I recently stumbled upon a problem where there were duplicate commands within the sub menu of Data in Business Intelligence Development Studio 2008. To give you a birds eye view below is what we were facing.
With a little research and some musical chairs with keywords I stumbled upon the following post: Visual Studio team System 2008 Database Edition FAQ which pinpointed the solution. You’ll need to scroll down a bit till you see “I have installed the GDR, but now I see duplicate commands on the menus in the IDE.”
1) Be sure to exit out of all the visual studio sessions
2) Open a command prompt
3) Within the command prompt navigate to %ProgramFiles%\Microsoft Visual Studio 9.0\DBPro\
Execute the following:
You will not see a confirmation message after running the above statement. To verify launch BIDS and click on Data. It should now look like the following.
My problem started shortly after I switched the service account that powered the SQL Services. On the initial install I used my domain login during the install. Then I received the good old change password nag and changed my password three or four days later. Life went on just peachy until I had to reboot. So in order to avoid this again I decided to use a different domain account. Using SQL Server Configuration Manager I changed all the services to use the new domain account and began the process of starting each service leaving the agent as the last. To my surprise I received a nice little error:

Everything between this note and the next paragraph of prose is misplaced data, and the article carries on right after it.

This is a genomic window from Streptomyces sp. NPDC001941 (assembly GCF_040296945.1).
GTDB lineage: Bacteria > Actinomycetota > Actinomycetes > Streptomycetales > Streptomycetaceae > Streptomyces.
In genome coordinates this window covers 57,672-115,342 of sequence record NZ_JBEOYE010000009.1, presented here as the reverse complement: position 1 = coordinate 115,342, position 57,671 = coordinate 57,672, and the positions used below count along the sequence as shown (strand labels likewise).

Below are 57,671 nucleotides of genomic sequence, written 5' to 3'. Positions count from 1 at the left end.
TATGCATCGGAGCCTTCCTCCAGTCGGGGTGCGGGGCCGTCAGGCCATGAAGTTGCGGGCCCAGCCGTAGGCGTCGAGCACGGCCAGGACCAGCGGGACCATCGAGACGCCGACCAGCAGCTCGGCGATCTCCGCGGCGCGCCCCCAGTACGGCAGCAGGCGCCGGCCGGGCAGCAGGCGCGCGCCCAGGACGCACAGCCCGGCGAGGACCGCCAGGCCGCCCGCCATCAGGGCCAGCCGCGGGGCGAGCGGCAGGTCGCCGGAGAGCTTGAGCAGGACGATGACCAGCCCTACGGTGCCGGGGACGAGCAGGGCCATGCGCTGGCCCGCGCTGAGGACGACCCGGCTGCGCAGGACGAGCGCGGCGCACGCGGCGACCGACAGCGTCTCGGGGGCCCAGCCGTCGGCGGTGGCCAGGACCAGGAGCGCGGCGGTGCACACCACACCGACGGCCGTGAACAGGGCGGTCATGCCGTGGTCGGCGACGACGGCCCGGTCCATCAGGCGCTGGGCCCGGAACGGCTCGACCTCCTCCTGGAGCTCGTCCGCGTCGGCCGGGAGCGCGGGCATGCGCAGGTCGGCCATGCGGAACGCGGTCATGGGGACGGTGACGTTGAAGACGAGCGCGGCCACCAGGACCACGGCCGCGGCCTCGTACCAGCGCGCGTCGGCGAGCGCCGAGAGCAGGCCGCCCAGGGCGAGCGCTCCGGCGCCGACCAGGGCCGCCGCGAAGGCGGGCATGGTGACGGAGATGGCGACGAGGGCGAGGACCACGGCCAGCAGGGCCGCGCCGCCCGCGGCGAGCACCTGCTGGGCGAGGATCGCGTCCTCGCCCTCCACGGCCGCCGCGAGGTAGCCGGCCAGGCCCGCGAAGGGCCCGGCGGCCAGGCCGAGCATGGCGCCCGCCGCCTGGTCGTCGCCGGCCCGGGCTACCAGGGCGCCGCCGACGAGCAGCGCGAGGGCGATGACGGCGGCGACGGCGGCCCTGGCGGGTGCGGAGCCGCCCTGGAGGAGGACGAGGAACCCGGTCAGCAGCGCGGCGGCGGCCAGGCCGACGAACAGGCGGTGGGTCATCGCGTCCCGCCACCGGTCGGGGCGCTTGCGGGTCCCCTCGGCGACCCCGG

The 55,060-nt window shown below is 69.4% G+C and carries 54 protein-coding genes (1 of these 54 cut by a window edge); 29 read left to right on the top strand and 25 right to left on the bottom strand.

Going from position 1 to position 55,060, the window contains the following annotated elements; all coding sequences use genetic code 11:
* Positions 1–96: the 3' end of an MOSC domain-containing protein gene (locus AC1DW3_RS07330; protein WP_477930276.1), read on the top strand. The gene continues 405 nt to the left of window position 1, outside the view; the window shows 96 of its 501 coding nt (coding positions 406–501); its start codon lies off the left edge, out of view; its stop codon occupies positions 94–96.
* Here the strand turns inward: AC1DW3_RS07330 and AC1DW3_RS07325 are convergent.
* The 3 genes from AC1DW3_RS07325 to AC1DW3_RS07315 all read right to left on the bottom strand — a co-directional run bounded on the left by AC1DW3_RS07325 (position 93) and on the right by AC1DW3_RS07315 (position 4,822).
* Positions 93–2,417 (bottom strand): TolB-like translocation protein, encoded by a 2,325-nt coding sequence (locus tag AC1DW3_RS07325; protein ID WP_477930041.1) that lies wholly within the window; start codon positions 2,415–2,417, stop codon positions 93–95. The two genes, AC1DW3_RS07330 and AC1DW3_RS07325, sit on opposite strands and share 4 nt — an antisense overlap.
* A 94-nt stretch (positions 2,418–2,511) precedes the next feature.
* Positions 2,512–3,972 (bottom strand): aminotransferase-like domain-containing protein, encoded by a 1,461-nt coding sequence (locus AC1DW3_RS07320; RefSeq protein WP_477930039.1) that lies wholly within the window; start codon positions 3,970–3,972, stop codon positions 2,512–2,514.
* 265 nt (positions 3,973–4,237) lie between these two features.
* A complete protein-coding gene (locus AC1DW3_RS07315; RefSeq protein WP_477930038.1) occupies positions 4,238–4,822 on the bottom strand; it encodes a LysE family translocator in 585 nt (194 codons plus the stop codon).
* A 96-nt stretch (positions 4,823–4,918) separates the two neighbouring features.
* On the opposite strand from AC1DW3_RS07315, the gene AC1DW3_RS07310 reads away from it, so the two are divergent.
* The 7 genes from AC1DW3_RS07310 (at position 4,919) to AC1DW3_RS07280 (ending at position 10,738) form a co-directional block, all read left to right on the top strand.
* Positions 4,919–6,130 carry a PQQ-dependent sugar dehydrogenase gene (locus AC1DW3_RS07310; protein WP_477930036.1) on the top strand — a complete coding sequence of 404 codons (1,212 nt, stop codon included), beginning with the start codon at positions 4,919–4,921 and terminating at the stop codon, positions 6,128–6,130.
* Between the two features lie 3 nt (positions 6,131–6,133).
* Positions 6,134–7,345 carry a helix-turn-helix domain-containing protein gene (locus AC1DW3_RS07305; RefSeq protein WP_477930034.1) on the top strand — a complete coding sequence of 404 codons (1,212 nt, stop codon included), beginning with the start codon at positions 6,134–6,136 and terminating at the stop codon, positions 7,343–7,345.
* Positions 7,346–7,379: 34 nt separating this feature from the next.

The request failed or the service did not respond in a timely fashion. Consult the event log or other applicable error logs for details.
At this point I thought a reboot might resolve this which it didn’t. So I decided to listen to the error message and search through the error logs. In the Windows Event Viewer I found the following: